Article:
Character Conclusions

Sunday, March 15, 2009
The results are in. The post is late, and I've been scrambling to come up with some conclusive answer to the question I posed last week. So, who is the more memorable, developer made or player made characters?

Given the responses, there is a definite trend towards the developer created characters. For Earthborn, the old (and awesome) characters he grew up with are the most memorable. Elementalist too felt that the characters encountered in his gaming infancy were the ones that stuck in his mind.

Characters like Frog or Tellah stick with us for many reasons. It is my belief that these early characters create the archetypes for future characters. These leave the first and most lasting impressions in our mind. Terra is the sage, the wise man who guides our heroes. Frog is the burdened hero, fighting to right a past mistake or failing.

Once these characters are established, we begin identifying similar characteristics in later games we encounter. We identify those resonant characteristics in different characters from game to game. We see bits of the sage in Cortana (Halo), we see the burdened hero in Thrall (Warcraft III).

Other characters last because of the time spent with them. Like a good friend, these characters are our companions through the game. Their fight, whether it be to become a pirate or repairing the Funktronic becomes our own. These characters, though player controlled, take on a more voyeuristic feel. We aren't a part of the character, but an ally. In this way, characters like Guybrush Threepwood, Toejam & Earl and even Solid Snake are the closest analogue to film characters.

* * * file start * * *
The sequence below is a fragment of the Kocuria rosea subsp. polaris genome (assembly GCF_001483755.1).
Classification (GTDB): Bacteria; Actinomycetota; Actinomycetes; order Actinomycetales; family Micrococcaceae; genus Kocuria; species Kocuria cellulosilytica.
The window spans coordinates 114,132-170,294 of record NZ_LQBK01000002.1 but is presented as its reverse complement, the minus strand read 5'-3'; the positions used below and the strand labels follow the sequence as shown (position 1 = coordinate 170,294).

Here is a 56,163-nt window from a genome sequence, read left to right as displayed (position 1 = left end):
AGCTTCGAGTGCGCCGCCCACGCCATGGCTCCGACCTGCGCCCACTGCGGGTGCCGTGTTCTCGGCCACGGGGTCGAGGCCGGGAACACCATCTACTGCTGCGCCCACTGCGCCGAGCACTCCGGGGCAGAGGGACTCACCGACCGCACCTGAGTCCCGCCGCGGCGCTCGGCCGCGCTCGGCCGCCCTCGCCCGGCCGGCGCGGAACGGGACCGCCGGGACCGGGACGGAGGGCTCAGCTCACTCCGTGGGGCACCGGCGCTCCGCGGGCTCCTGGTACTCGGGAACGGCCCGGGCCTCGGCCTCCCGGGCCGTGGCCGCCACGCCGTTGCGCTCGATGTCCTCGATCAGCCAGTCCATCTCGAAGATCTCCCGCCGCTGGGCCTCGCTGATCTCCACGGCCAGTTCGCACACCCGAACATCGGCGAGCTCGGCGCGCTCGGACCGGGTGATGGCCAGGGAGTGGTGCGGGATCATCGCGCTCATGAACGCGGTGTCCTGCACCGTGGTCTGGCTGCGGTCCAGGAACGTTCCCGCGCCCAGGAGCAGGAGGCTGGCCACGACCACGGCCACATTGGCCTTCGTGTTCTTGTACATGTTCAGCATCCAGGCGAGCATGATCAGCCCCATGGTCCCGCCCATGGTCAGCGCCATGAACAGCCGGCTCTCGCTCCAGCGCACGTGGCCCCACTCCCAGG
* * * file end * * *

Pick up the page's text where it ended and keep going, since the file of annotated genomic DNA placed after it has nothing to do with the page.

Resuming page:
Closer to the player built character, we run into the likes of Gordon Freeman and the characters from Bioshock, Far Cry 2 and Shadow of the Colossus. These characters, because of their silence throughout the game, give the players an opportunity to implant themselves into the character. We more than sympathize with their plight, we take it on ourselves. The events in the game have little visible impact on the character from a completely objective point of view. Instead, we, the players are the ones who feel the direct impact of the story. To an extent, we are an actor playing the character.

Finally, we come to the player created character. Here we are allowed the most freedom. Here we choose the height weight, look and feel of our character. Some of us, like Elementalist and myself, create alter egos for ourselves in Rock Band, painstakingly recreating our own tattoos and style of dress. Some of us create outlandish characters to wander the wastes, too stupid to speak in anything but grunts and half-words. (On a side note; if you've never played Fallout or Fallout 2 as a big dumb brute, you should. The frustration pays BIG dividends.)

The characters we create ourselves come into the world only with the characteristics we choose for them. Perhaps we play the scoundrel, pickpocketing whoever we can. Perhaps we play the epitome of righteousness and justice, righting every wrong, no matter how small. These characters are our babies. We create and nurture them along, mold them into what we think they should be. Some of us, and by us I mean me, even write back stories for some of these characters, give them strange quirks to enhance our experience. For example, I've decided that my character in Fallout 3 hates raiders and slavers more than anything else in the wastes and will not do anything else until he's found every camp and hideout and eradicated the scum within.

Whether they be created by us or not, video game characters connect with their audiences in a very personal way. Because we exert an amount of influence in their world, these characters are that much closer to us than those of other mediums. Though they have yet to rival (at least in my case) the depth of most classic literary characters, they will always be remembered alongside them as we continue to play.